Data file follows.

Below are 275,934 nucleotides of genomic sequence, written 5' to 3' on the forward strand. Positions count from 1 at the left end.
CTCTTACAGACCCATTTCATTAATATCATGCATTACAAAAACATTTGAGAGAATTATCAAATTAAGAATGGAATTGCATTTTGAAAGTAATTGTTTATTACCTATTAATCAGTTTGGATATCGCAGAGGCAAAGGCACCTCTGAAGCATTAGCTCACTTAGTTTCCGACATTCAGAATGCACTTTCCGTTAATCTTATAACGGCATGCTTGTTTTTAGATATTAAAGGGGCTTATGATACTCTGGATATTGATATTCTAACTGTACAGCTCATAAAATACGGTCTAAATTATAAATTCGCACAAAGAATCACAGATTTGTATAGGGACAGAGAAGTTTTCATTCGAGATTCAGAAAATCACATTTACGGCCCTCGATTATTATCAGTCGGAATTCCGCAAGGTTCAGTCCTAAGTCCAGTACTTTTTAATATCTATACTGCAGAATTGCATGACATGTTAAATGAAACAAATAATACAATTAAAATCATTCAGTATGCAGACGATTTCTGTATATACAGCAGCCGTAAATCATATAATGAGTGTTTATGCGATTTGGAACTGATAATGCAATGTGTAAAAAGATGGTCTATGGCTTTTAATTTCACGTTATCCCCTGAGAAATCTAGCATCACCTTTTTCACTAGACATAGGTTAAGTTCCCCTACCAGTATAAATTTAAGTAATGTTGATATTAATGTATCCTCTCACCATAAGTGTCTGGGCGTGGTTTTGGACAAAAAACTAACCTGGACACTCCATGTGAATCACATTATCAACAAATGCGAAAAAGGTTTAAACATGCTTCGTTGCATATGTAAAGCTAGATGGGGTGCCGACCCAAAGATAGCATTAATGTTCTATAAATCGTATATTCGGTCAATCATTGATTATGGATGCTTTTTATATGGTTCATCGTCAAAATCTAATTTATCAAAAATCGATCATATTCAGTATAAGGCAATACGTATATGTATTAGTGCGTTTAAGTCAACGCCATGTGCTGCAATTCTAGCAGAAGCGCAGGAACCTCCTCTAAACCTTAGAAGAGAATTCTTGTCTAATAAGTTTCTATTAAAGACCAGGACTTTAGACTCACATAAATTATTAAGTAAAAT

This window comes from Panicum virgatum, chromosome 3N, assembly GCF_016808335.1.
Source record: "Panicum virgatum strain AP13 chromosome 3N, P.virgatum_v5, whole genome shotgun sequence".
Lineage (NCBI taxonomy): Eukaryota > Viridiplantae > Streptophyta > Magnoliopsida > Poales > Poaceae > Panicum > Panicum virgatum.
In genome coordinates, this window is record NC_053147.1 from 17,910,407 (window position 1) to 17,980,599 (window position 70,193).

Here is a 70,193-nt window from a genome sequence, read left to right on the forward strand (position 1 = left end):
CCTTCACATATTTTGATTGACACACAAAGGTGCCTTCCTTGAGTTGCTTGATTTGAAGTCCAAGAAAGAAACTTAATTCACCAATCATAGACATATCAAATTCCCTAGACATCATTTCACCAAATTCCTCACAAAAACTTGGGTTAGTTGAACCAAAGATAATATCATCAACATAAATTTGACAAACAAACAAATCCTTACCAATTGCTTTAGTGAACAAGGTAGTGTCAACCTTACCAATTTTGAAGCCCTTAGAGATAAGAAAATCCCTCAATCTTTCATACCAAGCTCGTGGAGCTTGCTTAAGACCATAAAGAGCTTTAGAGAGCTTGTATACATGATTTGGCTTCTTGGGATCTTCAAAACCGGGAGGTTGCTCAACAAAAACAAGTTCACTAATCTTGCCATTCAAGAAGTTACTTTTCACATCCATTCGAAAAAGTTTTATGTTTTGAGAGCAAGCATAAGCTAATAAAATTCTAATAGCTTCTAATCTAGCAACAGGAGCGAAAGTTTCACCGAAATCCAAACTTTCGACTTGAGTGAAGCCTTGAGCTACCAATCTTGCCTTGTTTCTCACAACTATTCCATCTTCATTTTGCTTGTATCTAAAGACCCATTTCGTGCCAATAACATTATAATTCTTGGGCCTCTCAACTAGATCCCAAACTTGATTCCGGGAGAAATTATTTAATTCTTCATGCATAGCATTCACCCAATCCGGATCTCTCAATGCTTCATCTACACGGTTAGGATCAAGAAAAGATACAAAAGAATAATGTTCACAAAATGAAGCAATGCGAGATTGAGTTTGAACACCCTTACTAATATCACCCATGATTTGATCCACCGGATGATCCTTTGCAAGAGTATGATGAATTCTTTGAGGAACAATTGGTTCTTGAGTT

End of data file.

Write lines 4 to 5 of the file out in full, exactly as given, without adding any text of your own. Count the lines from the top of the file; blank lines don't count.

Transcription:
Source record: "Panicum virgatum strain AP13 chromosome 3N, P.virgatum_v5, whole genome shotgun sequence".
Lineage (NCBI taxonomy): Eukaryota > Viridiplantae > Streptophyta > Magnoliopsida > Poales > Poaceae > Panicum > Panicum virgatum.